Poem analysis: “Miracles” by Walt Whitman
1. The first time I read through “Miracles,” it felt like the positive energy stored in the poem was jumping onto me. I am more of an optimistic person, so I tend to be positive in everything I do. I feel very blessed when I’m eating dinner with my family, when I’m with friends, when I’m riding a school bus, and when I’m looking at the sky. So, I could relate to this poem very well; it was like the poet read my mind. 2. People may say why make much of miracle? But for the author, everything around him is miracles. When he is walking down the streets of Manhattan, when he’s seeing the sight of the roofs of houses toward the sky, when he’s walking along the beach, when he’s standing under a tree, when he’s talking and sleeping with his loved one, when he’s eating dinner with his family, when he’s looking at strangers, when he’s watching the busy honey-bees, when the animals feed in the fields, when the stars are shining so bright, when the beautiful crescent moon is on the sky, miracle is happening at every moment. The whole world is a miracle. As a whole is a beautiful miracle too, but when you see each thing separately, they’re other miraculous things also. Every hour and every space are miracles. The sea and the fishes swimming, the rock, the wave, ships and men on them are all miracles. Then, he asks the audience, “What other every day, yet extraordinary, miracles can you find around you?” 3. While the poet could just list the new moon as one of the miracles he experiences, he describes the moon in detail. “…the exquisite delicate thin curve of the new moon in spring.” This description lets readers think the beauty of the moon people often ignore. Also, he continuously uses the word “every”. “Every” has a definition of: each, all possible. Therefore he repetitively uses this word to emphasize how...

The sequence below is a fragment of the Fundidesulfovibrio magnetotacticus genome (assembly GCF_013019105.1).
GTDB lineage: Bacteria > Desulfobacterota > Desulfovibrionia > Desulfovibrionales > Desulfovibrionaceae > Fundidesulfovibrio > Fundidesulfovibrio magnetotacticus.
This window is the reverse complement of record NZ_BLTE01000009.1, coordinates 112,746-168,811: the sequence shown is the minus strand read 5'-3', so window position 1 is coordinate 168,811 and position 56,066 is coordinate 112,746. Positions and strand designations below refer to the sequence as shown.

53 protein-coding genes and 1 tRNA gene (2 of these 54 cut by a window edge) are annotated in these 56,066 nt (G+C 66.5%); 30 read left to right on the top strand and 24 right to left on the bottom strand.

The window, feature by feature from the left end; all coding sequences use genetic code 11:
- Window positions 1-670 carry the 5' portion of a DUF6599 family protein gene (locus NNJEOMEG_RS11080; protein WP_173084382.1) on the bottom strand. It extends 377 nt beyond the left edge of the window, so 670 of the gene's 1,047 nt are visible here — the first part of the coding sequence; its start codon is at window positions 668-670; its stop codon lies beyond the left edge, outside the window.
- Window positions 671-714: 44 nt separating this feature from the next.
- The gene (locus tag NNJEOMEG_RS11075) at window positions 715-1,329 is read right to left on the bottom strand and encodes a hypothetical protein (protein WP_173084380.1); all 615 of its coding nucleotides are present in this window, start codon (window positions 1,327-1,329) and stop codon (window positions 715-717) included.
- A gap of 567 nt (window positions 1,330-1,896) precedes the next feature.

Please join StudyMode to read the full document